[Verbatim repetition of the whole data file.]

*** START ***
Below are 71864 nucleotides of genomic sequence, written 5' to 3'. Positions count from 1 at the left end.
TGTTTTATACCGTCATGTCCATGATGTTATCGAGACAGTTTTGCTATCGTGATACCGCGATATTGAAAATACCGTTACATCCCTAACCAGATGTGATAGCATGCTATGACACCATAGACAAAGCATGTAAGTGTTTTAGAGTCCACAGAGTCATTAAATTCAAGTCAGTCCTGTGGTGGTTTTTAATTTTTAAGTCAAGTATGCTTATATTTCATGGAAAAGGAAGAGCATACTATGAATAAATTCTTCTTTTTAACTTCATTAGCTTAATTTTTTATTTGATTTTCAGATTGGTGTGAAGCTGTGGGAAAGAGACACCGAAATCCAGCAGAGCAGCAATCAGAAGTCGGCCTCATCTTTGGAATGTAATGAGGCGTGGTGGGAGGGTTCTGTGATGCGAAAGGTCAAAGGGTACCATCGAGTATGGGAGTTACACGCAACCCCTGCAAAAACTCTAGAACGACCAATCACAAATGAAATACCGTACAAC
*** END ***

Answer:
Below are 71864 nucleotides of genomic sequence, written 5' to 3'. Positions count from 1 at the left end.
TGTTTTATACCGTCATGTCCATGATGTTATCGAGACAGTTTTGCTATCGTGATACCGCGATATTGAAAATACCGTTACATCCCTAACCAGATGTGATAGCATGCTATGACACCATAGACAAAGCATGTAAGTGTTTTAGAGTCCACAGAGTCATTAAATTCAAGTCAGTCCTGTGGTGGTTTTTAATTTTTAAGTCAAGTATGCTTATATTTCATGGAAAAGGAAGAGCATACTATGAATAAATTCTTCTTTTTAACTTCATTAGCTTAATTTTTTATTTGATTTTCAGATTGGTGTGAAGCTGTGGGAAAGAGACACCGAAATCCAGCAGAGCAGCAATCAGAAGTCGGCCTCATCTTTGGAATGTAATGAGGCGTGGTGGGAGGGTTCTGTGATGCGAAAGGTCAAAGGGTACCATCGAGTATGGGAGTTACACGCAACCCCTGCAAAAACTCTAGAACGACCAATCACAAATGAAATACCGTACAAC